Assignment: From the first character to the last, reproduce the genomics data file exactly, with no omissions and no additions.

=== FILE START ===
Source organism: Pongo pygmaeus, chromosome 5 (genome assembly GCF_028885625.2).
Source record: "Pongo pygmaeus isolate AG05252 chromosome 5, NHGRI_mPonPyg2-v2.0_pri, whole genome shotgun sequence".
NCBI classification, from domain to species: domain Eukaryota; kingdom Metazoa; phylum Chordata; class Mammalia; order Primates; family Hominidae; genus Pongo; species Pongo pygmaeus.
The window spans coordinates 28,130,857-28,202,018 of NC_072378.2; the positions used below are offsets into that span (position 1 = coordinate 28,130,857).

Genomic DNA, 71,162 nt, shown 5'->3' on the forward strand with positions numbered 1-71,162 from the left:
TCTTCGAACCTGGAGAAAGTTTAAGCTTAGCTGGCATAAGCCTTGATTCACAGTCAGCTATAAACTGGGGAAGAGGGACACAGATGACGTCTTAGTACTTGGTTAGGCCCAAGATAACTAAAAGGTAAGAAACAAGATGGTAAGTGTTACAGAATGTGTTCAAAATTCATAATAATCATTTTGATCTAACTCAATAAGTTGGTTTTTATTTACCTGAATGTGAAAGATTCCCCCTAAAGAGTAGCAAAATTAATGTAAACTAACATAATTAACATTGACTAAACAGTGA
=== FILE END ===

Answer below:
Source organism: Pongo pygmaeus, chromosome 5 (genome assembly GCF_028885625.2).
Source record: "Pongo pygmaeus isolate AG05252 chromosome 5, NHGRI_mPonPyg2-v2.0_pri, whole genome shotgun sequence".
NCBI classification, from domain to species: domain Eukaryota; kingdom Metazoa; phylum Chordata; class Mammalia; order Primates; family Hominidae; genus Pongo; species Pongo pygmaeus.
The window spans coordinates 28,130,857-28,202,018 of NC_072378.2; the positions used below are offsets into that span (position 1 = coordinate 28,130,857).

Genomic DNA, 71,162 nt, shown 5'->3' on the forward strand with positions numbered 1-71,162 from the left:
TCTTCGAACCTGGAGAAAGTTTAAGCTTAGCTGGCATAAGCCTTGATTCACAGTCAGCTATAAACTGGGGAAGAGGGACACAGATGACGTCTTAGTACTTGGTTAGGCCCAAGATAACTAAAAGGTAAGAAACAAGATGGTAAGTGTTACAGAATGTGTTCAAAATTCATAATAATCATTTTGATCTAACTCAATAAGTTGGTTTTTATTTACCTGAATGTGAAAGATTCCCCCTAAAGAGTAGCAAAATTAATGTAAACTAACATAATTAACATTGACTAAACAGTGA